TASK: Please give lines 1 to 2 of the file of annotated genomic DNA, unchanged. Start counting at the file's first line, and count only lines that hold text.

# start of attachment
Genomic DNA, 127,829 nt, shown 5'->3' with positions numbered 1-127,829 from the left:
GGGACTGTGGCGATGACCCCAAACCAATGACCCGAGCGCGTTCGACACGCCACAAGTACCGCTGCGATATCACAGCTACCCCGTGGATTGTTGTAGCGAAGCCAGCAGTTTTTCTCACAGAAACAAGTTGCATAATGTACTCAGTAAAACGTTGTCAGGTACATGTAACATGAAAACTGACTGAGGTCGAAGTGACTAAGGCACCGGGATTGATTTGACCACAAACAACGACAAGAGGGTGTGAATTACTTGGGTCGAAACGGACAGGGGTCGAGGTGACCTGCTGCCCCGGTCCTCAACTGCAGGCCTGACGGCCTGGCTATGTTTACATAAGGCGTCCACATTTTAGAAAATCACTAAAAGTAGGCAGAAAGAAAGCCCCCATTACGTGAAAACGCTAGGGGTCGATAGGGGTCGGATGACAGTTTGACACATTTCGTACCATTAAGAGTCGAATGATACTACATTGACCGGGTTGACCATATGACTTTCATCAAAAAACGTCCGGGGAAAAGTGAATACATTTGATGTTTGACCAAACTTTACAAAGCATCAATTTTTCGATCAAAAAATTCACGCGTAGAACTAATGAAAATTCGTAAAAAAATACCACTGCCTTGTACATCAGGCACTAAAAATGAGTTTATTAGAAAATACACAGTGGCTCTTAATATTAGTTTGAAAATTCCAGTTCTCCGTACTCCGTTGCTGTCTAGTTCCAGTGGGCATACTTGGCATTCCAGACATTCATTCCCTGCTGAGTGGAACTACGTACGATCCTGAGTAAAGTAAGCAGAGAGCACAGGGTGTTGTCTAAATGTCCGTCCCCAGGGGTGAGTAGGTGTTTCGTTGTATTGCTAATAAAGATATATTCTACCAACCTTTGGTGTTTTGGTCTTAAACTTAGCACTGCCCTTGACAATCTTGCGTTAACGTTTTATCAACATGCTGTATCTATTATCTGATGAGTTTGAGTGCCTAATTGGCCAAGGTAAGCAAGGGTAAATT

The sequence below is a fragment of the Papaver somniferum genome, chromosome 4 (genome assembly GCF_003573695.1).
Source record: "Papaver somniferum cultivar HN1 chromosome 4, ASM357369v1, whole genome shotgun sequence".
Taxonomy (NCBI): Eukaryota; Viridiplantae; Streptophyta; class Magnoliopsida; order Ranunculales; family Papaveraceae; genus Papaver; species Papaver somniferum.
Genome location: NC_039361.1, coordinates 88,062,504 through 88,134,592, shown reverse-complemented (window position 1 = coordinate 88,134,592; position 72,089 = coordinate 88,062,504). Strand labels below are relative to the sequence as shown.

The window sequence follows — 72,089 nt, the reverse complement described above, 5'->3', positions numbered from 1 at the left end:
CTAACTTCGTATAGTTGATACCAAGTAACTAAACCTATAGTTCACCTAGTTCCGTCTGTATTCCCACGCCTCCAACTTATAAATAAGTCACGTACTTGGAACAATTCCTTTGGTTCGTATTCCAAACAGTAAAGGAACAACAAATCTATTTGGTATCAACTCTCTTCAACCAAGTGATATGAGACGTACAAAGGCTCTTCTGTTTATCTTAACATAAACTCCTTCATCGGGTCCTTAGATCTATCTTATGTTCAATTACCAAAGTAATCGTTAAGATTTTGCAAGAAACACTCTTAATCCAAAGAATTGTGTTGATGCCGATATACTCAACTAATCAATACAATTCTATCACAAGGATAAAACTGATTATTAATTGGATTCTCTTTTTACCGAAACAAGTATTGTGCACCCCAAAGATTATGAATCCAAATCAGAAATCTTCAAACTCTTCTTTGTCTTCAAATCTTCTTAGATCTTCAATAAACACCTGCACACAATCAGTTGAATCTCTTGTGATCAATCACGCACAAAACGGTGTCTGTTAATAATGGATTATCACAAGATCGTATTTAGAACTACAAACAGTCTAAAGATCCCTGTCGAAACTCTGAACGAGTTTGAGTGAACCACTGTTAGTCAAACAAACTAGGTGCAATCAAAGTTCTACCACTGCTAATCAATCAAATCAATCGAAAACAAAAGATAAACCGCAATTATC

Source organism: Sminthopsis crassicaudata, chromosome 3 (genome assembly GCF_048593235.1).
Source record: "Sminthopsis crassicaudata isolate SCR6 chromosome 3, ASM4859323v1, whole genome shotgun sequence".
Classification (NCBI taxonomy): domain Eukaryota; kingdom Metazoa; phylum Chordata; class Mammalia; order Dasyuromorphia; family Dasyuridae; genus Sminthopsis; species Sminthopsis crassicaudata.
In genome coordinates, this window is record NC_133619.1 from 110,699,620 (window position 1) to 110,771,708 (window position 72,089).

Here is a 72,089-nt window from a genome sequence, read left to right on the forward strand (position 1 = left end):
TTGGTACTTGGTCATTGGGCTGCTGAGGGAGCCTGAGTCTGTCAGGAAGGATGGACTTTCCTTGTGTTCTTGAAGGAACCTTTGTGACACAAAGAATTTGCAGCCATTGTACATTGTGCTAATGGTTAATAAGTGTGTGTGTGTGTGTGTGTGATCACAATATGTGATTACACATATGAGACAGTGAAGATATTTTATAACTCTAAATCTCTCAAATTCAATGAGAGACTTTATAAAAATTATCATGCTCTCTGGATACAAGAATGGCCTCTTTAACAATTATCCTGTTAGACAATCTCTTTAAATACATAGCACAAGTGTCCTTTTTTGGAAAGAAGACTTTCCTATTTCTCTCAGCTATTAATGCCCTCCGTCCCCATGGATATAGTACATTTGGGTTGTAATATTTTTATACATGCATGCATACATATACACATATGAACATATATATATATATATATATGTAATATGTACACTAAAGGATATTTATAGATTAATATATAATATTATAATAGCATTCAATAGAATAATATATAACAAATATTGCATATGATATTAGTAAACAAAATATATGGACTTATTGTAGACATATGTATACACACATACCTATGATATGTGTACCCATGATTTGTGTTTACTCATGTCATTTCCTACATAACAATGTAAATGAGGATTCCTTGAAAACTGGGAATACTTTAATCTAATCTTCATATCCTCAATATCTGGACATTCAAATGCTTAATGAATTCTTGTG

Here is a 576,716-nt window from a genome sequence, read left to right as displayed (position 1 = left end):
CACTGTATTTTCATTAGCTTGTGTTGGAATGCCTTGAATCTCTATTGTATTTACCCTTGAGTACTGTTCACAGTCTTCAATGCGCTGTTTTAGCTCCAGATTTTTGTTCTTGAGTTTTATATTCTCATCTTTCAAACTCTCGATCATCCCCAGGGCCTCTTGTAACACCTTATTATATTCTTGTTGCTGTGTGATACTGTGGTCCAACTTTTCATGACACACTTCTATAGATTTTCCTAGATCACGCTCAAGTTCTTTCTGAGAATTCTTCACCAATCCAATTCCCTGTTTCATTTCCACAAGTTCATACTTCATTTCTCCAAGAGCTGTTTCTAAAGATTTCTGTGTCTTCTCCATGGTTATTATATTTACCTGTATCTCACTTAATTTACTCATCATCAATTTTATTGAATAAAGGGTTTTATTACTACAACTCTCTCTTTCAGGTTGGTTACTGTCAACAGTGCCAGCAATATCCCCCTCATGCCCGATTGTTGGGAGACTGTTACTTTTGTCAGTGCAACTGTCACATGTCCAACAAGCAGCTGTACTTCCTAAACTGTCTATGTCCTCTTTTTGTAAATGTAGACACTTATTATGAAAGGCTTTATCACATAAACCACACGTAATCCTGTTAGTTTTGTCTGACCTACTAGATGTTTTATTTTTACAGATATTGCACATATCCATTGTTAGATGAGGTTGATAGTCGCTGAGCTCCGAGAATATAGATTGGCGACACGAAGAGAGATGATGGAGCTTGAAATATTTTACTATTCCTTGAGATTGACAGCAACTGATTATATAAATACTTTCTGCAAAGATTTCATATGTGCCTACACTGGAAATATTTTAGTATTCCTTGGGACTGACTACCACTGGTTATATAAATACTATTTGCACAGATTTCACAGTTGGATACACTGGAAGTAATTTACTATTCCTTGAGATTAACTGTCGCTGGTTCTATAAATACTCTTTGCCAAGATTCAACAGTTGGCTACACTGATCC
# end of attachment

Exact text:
Genomic DNA, 127,829 nt, shown 5'->3' with positions numbered 1-127,829 from the left:
GGGACTGTGGCGATGACCCCAAACCAATGACCCGAGCGCGTTCGACACGCCACAAGTACCGCTGCGATATCACAGCTACCCCGTGGATTGTTGTAGCGAAGCCAGCAGTTTTTCTCACAGAAACAAGTTGCATAATGTACTCAGTAAAACGTTGTCAGGTACATGTAACATGAAAACTGACTGAGGTCGAAGTGACTAAGGCACCGGGATTGATTTGACCACAAACAACGACAAGAGGGTGTGAATTACTTGGGTCGAAACGGACAGGGGTCGAGGTGACCTGCTGCCCCGGTCCTCAACTGCAGGCCTGACGGCCTGGCTATGTTTACATAAGGCGTCCACATTTTAGAAAATCACTAAAAGTAGGCAGAAAGAAAGCCCCCATTACGTGAAAACGCTAGGGGTCGATAGGGGTCGGATGACAGTTTGACACATTTCGTACCATTAAGAGTCGAATGATACTACATTGACCGGGTTGACCATATGACTTTCATCAAAAAACGTCCGGGGAAAAGTGAATACATTTGATGTTTGACCAAACTTTACAAAGCATCAATTTTTCGATCAAAAAATTCACGCGTAGAACTAATGAAAATTCGTAAAAAAATACCACTGCCTTGTACATCAGGCACTAAAAATGAGTTTATTAGAAAATACACAGTGGCTCTTAATATTAGTTTGAAAATTCCAGTTCTCCGTACTCCGTTGCTGTCTAGTTCCAGTGGGCATACTTGGCATTCCAGACATTCATTCCCTGCTGAGTGGAACTACGTACGATCCTGAGTAAAGTAAGCAGAGAGCACAGGGTGTTGTCTAAATGTCCGTCCCCAGGGGTGAGTAGGTGTTTCGTTGTATTGCTAATAAAGATATATTCTACCAACCTTTGGTGTTTTGGTCTTAAACTTAGCACTGCCCTTGACAATCTTGCGTTAACGTTTTATCAACATGCTGTATCTATTATCTGATGAGTTTGAGTGCCTAATTGGCCAAGGTAAGCAAGGGTAAATT